The EU has adopted a long-term strategy for achieving carbon neutrality in three decades or so.
The EU has adopted a long-term strategy for achieving carbon neutrality by 2050. The timing couldn’t be better, with the kick-off of the 24th global climate summit in Poland where the EU can preside as a global leader on climate change, coaxing others to raise the bar on global climate action.
The strategy is aimed at a wide range of stakeholders. It emphasizes technical solutions, citizen engagement and coordination of policies across sectors during the transition. It is also expected to enhance Europe’s competitiveness on the global markets.
However, still absent is a clear list of activities and targets, although the aim of the present document is different. The idea, the EU says, is to “create a vision and sense of direction” for effective climate solutions combined with sustainable economic growth. The document highlights the need for energy efficiency, renewables, mobility, a circular economy, infrastructure development and bio-economy as key focus areas.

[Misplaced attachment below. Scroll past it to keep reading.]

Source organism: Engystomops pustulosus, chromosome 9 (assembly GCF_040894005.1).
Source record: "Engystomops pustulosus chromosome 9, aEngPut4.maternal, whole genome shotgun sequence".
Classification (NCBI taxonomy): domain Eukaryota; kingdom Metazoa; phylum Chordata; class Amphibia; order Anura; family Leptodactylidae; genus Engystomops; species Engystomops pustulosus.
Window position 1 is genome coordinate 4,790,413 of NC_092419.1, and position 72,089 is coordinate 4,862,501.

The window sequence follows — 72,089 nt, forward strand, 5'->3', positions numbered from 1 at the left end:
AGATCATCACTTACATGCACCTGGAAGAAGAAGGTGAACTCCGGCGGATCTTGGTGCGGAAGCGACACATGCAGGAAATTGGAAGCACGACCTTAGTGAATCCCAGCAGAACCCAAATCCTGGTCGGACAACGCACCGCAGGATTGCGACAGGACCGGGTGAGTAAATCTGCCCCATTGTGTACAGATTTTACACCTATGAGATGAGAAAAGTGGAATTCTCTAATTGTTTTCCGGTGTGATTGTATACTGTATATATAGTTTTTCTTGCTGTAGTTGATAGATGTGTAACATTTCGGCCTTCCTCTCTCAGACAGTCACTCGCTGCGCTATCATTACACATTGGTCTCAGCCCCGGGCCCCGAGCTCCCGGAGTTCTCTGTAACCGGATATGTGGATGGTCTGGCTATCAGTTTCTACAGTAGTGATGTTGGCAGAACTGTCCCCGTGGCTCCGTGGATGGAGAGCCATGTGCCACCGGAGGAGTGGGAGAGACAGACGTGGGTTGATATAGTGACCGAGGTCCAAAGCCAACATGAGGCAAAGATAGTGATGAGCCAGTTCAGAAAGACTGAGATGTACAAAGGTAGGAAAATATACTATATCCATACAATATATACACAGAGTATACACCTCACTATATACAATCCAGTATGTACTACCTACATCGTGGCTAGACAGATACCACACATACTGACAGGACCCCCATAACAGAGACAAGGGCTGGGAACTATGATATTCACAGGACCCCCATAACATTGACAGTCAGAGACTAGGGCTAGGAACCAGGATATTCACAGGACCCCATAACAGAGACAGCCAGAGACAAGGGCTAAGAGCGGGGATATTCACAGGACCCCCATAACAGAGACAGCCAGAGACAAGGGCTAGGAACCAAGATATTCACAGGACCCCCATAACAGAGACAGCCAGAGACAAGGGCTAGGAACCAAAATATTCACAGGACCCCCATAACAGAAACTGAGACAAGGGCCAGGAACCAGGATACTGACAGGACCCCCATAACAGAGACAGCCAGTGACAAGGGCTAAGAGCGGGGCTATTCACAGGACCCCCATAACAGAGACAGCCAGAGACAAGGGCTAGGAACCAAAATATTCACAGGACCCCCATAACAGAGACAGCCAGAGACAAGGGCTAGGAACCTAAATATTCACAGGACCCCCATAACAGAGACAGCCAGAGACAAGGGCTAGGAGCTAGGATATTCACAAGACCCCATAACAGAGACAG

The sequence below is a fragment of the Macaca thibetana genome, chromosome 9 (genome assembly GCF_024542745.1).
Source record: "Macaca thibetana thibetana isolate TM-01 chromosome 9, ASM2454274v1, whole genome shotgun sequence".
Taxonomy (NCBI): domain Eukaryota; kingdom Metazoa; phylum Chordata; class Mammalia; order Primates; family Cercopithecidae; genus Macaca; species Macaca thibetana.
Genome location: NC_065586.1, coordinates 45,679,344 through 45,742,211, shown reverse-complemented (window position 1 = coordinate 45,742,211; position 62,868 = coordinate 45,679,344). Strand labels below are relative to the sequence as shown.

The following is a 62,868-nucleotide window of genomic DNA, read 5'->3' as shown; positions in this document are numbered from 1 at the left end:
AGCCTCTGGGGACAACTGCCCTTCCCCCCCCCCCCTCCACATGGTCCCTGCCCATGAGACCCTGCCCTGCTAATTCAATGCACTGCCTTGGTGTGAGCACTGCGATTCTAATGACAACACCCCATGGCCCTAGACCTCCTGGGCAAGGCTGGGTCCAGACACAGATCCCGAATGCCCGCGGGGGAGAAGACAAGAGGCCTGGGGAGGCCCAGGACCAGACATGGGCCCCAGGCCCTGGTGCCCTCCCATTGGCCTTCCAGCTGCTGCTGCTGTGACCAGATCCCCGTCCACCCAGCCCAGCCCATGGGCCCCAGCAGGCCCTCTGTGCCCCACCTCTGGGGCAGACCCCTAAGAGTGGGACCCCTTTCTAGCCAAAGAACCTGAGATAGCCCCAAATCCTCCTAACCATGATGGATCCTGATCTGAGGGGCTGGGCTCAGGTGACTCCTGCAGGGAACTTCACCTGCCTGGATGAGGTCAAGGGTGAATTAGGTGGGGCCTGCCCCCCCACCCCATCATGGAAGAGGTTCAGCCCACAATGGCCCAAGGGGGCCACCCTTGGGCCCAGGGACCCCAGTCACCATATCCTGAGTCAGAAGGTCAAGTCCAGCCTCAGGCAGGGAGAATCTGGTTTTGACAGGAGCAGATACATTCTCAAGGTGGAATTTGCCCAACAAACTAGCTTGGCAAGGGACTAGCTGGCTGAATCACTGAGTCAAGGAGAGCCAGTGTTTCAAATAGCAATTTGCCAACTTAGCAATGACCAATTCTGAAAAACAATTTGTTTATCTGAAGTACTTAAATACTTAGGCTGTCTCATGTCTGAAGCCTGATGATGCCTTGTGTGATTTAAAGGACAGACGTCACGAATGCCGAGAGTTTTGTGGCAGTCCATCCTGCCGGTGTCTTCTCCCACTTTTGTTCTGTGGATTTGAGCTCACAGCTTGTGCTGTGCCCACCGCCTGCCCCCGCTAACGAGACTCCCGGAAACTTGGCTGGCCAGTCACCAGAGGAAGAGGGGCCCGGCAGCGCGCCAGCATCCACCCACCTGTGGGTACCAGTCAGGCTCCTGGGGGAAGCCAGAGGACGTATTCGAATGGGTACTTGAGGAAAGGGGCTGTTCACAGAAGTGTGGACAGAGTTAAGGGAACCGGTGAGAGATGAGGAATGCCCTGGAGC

“We cannot safely live on a planet with the climate that is out of control. But that does not mean that to reduce emissions, we should sacrifice the livelihoods of Europeans,” Maroš Šefčovič, the vice-president responsible for the Energy Union, commented on the document. “
Over the last years, we have shown how to reduce emissions, while creating prosperity, high-quality local jobs, and improving people’s quality of life. Europe will inevitably continue to transform,” he added. “Our strategy now shows that by 2050, it is realistic to make Europe both climate neutral and prosperous, while leaving no European and no region behind.”
While few EU members are succeeding at meeting their climate targets, there are ways that this ambitious vision could be realized. For example, a recent Mission Possible report suggests that complete decarbonization by 2050 in the developed world is both economically and technically possible. A new roadmap by a global group of scientists also proposes a similarly optimistic scenario.